Golden-Voiced Postwar Opera Tenor Carlo Bergonzi

As a maestro and the artistic director of Angels Vocal Art in Pasadena, California, Kristof Van Grysperre guides an organization that broadens opera awareness and provides training to the next generation of singers. Kristof Van Grysperre’s institution has its roots in master classes presented in Pasadena in 2006 by operatic tenor Carlo Bergonzi. His efforts led to the development of additional master classes in China and vocal competitions spanning 30 cities.

Bergonzi is recognized as one of the luminaries of postwar opera, and he was particularly known for his interpretations of opera composer Giuseppe Verdi. Rich in dramatic intensity, Bergonzi’s performances were imbued with originality in tone and phrasing, as well as deep traditions. Living for much of his life in the village of Busseto, where Verdi had also lived, he brought an authenticity to his performances that was unmatched.

Having spent part of World War II in a German prison camp, Bergonzi began his career as a baritone and sang in a variety of operatic roles before discovering his higher register in 1950 while warming up for a role in Madama Butterfly. Following three months of intensive voice practice, Bergonzi took on a number of Verdi tenor roles in celebration of the 50th anniversary of the composer’s death. From that time on, he gained increasing acclaim for a golden voice that imparted a timeless elegance to every composition he sang. By the time he passed away in 2014 at age 90, Carlo Bergonzi represented a golden era of Italian opera.


A Look Ahead to Long Beach Opera’s 2019 Performances

Since 2015, Kristof Van Grysperre, a native of Belgium with roots in France, has served as artistic director for Angels Vocal Art, a Southern California-based organization that develops emerging talent through music education and performance. Kristof Van Grysperre previously served as resident conductor for Long Beach Opera.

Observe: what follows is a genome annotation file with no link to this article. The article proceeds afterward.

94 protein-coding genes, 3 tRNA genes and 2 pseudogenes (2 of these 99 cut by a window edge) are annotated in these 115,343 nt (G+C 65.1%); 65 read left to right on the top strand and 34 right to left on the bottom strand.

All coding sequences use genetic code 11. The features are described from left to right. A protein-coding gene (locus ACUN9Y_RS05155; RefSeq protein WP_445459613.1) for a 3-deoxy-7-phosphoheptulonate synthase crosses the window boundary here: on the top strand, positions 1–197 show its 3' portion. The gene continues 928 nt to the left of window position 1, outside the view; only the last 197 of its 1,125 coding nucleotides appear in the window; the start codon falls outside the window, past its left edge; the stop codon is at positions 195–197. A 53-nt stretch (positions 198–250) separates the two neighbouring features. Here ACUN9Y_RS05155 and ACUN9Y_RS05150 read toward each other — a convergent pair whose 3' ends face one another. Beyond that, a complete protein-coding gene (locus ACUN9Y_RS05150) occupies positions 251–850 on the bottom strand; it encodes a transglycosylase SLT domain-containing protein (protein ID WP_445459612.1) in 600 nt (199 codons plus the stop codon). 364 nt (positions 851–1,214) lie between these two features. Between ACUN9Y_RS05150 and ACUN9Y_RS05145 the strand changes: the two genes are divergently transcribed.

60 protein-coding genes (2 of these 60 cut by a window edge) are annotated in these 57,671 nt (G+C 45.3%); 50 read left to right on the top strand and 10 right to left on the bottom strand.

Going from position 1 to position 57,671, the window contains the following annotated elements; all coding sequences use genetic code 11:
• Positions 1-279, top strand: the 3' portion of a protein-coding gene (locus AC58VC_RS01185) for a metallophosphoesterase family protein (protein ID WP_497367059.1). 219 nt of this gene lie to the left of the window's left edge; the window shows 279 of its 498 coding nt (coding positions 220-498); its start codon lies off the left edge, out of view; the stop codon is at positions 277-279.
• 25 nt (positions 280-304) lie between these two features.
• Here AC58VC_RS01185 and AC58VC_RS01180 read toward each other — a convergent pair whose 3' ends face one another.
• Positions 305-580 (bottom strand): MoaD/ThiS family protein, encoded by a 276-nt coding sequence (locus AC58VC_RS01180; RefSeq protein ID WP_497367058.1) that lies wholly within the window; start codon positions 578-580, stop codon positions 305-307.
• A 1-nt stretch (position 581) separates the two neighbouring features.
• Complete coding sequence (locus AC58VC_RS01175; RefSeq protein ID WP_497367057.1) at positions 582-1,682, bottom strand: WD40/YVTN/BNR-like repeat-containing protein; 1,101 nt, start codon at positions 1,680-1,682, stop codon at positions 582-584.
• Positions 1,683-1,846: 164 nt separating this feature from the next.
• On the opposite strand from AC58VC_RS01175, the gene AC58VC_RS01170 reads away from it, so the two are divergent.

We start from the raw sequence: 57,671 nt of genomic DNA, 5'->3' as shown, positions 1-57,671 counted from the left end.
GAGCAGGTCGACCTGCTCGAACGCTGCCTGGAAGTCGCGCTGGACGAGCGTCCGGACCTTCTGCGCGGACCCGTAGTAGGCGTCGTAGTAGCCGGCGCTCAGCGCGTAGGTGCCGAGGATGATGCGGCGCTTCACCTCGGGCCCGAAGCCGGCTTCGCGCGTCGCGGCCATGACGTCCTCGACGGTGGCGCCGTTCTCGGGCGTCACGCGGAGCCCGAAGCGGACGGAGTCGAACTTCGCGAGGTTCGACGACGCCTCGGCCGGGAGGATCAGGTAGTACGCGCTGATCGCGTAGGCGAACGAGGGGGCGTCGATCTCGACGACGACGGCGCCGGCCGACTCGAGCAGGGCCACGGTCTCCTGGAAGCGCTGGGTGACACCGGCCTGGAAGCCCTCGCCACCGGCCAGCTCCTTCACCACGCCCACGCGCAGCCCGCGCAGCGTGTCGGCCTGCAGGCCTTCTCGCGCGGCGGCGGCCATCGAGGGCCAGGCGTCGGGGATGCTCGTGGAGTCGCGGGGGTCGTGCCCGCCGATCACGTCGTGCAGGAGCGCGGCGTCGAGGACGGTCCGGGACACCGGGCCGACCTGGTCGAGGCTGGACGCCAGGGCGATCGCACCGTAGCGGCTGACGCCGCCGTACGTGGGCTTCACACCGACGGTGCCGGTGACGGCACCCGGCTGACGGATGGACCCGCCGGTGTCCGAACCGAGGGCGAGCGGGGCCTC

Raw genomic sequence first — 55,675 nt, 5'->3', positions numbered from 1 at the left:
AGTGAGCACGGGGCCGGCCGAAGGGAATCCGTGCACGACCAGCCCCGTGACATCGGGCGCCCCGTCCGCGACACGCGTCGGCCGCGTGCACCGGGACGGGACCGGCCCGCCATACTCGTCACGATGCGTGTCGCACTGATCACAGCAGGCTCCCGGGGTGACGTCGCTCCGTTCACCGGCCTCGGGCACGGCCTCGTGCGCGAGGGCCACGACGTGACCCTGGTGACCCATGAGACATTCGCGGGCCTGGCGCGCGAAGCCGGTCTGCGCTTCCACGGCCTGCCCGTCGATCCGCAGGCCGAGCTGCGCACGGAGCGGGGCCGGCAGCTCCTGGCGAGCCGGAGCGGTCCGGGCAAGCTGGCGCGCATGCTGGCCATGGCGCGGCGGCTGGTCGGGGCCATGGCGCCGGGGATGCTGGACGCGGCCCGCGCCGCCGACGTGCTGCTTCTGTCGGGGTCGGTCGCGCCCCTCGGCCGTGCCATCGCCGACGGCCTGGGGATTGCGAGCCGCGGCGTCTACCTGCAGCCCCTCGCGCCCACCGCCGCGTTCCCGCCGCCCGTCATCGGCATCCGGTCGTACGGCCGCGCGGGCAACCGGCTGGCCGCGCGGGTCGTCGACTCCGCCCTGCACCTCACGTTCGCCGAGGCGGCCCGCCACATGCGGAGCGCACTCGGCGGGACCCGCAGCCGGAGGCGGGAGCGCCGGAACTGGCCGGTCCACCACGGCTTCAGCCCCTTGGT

Long Beach Opera (LBO) has announced the dates and venues for its 2019 performances, which will examine justice and injustice through three productions. The 2019 season will kick off with The Black Cat, an opera that brings an Edgar Allen Poe novella to life using drama and music combining the work of J.S. Bach and English songwriter David Sylvian. The Black Cat will be staged January 19 and 20 at Long Beach’s Beverly O’Neill Theater.

LBO’s 2019 season will continue in April with a production of Philip Glass’ In the Penal Colony, which is based on a Franz Kafka short story of the same name. The opera will be performed in collaboration with CALREP Long Beach at CSULB Studio Theater. There will be a total of eight show dates during the last week of April and the first week of May.

To wrap up the season, LBO will present the world premiere of The Central Park Five, an opera that examines a true case of legal injustice from the 1980s. Featuring music by Anthony Davis and a libretto by Richard Wesley, the opera will be staged June 15, 22, and 23 at the Warner Grand Theater in San Pedro, California. More information about LBO’s 2019 performances is available at